Where is faith in Christ in all this? When we choose to obey the Lord and leave veangence to Him (it is His all along, not ours), we are exercising faith in His Word. He has promised to repay, and you can bet that He knows how to exercise perfect veangence upon the wicked – we do not. We desire justice and pray for it. The imprecatory Psalms are our prayers. But veangence? We leave that to the Lord.

Are you someone who has traveled down the revenge road? If so, I can assure you that you are not experiencing the Lord’s peace. You are angry and you are looking for payback. You are being overcome with evil. Stop. Stop right where you are and turn around 180 degrees. Go back. Get off that revenge road and get back in step with Christ.


The Lord’s Other Prayer – Psalm 109


Division as an Abuse Tactic


  1. Still free


    Something I saw in my situation…… when I was not revengeful after the abuser physically assaulted me a number of times…. I noticed, among other things, I was all but completely dismissed by a number of people – even with my permanent physical injuries, etc. from the abuser’s physical violence. It was as if I wasn’t interested in revenge….. then they were 1) going to treat me as either unworthy of their support, or 2) pretend the physical violence and my subsequent injuries didn’t happen….. yes, saw this from claiming Christians and non alike ……..

    And years later…… I see it over and over and over again in other survivor stories.

    It’s almost as if the revenge lovers couldn’t / can’t sink their teeth into a juicy revenge-infested story, then they didn’t want to render genuine support at all. This trait was/is much like the abuser’s behavior…..

    In the end-life is better without their “support”…. And life without their counterproductive support is one more good thing that God brought out of the dust and ashes of something that was so completely woven in wickedness and evil.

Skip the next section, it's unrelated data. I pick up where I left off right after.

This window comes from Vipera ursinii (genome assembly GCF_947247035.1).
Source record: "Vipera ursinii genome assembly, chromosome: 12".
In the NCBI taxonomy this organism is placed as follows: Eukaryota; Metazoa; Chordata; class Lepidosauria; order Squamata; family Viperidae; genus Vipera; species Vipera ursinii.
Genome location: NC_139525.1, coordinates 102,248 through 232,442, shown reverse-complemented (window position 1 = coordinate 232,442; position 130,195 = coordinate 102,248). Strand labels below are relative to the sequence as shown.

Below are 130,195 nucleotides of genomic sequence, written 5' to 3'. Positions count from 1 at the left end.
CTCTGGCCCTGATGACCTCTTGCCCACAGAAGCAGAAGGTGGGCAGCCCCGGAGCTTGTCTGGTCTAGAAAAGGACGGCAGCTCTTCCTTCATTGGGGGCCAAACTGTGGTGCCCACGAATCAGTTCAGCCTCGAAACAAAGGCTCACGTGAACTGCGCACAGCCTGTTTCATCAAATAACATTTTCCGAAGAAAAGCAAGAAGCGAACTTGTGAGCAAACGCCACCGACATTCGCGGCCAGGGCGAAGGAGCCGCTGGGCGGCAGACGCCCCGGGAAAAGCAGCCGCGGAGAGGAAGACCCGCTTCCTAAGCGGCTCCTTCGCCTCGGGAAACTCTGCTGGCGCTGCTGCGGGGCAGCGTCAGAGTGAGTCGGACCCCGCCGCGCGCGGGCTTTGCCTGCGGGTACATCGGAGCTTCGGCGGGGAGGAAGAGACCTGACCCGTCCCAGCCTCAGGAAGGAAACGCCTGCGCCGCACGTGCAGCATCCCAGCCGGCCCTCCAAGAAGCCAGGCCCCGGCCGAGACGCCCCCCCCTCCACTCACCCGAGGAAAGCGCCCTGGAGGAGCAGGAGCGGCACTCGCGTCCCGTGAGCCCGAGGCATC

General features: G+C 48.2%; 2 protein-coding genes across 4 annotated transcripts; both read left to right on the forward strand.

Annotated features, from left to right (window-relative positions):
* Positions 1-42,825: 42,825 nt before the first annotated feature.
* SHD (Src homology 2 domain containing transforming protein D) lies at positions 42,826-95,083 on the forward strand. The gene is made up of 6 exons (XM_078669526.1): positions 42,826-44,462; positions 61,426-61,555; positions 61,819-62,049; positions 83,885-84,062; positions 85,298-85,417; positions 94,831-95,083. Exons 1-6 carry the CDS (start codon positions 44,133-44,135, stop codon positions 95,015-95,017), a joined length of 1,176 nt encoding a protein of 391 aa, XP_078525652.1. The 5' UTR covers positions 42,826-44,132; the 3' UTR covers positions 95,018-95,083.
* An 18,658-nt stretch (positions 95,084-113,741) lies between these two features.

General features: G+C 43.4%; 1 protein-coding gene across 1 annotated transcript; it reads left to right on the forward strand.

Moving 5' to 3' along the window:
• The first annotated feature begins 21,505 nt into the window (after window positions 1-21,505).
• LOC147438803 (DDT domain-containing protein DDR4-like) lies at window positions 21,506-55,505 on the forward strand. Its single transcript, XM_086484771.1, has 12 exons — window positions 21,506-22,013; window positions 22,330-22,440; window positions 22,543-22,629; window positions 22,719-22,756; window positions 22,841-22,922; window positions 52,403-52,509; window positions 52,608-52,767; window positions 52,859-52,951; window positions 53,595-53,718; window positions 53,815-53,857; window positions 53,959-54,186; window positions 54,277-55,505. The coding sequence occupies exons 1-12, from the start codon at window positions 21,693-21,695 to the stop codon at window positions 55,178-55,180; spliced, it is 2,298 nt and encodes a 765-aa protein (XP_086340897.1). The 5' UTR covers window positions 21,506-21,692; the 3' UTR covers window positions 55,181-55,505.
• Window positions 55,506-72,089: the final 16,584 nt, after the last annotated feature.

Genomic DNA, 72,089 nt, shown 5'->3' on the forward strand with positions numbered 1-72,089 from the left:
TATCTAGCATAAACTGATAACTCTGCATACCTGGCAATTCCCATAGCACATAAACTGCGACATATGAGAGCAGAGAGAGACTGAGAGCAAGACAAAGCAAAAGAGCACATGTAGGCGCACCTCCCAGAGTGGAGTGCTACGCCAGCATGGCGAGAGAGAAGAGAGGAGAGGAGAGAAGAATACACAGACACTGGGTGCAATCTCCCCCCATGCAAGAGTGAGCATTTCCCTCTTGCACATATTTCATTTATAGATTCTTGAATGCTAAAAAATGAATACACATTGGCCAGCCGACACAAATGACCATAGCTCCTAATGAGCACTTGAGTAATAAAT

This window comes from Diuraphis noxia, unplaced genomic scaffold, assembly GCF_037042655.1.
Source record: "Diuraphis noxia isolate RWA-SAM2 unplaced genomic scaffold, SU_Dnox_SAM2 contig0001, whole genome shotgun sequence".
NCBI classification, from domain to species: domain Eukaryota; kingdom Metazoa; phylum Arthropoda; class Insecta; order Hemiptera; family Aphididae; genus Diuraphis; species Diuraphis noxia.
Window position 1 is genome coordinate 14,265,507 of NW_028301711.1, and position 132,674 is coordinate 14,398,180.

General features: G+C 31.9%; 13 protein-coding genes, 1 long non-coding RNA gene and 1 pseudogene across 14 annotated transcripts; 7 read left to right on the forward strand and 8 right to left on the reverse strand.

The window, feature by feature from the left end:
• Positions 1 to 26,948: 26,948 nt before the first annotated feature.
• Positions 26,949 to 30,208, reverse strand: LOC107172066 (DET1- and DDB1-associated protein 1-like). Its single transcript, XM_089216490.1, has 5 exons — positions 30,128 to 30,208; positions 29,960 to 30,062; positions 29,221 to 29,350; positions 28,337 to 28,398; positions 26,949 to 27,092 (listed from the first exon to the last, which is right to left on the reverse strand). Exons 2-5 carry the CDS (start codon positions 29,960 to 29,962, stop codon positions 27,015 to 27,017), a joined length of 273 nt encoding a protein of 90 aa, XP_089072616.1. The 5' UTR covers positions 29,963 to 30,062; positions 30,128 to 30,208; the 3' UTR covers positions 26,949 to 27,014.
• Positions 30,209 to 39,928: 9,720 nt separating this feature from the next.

2. Beth

    I agree of your distinction between justice and vengeance. My understanding of “heaping burning coals on someone’s head” is that back in the times that was written, the burning coals were something that were needed against the cold. It was not a punishment, but a gift or something desirable. My current desire is to set the record straight with my adult children. I do not wish violence on my oppressor, but like Kyle Rittenhouse, I feel the need to ‘have my day in court and defend myself’.

  3. Lynn

    Too many in today’s church conflate praying for justice against the wicked – e.g. imprecatory prayers – as revenge. It’s not. It is the opposite. It is releasing our desire for revenge to God. We are trusting that God will avenge our injustice with his perfect justice. Imprecatory prayer is the offensive weapon granted to us us by God.

    It is the way to finding peace when no other justice is in sight.

    If you sow a lifetime of wicked behavior, you will reap a whirlwind of destruction. No amount of tears or remorse for getting caught will save the unrepentant sinner. Just ask Cain.

    Justice may seem slow by our own standards, but God’s timing is perfect. That is why we must persevere in prayer, bringing our petitions before God, asking for him to fulfill all that he has promised to do to the wicked. The eternal punishment that the wicked will receive will fit exactly the amount of evil they committed while on earth.

    Don’t succumb to the desire for revenge. It will ruin you, turning you into one who more closely resembles the one who harmed you than Christ. I know it can feel impossible, but for your own sake learn to let it go and give it to God. In the beginning you may need to be constantly releasing that desire for revenge to God on a minute by minute basis. It gets easier with time.

    Don’t let your desire for revenge rob you of the freedom offered to you in Christ. Whom the son sets free, is free indeed.

    • Jeff Crippen

      Thank you Lynn. Well put!

    • Carrie

      This is very helpful. It is a thin line which calls for deep discernment to which I hope to learn to navigate much better! Appreciate your wisdom.

  4. Jeff Crippen

    It really is very helpful. I have found it out myself – I had to learn.

  5. Wade

    How many times have we seen the victim’s desire for protection and justice get twisted into “you are unforgiving and vengeful”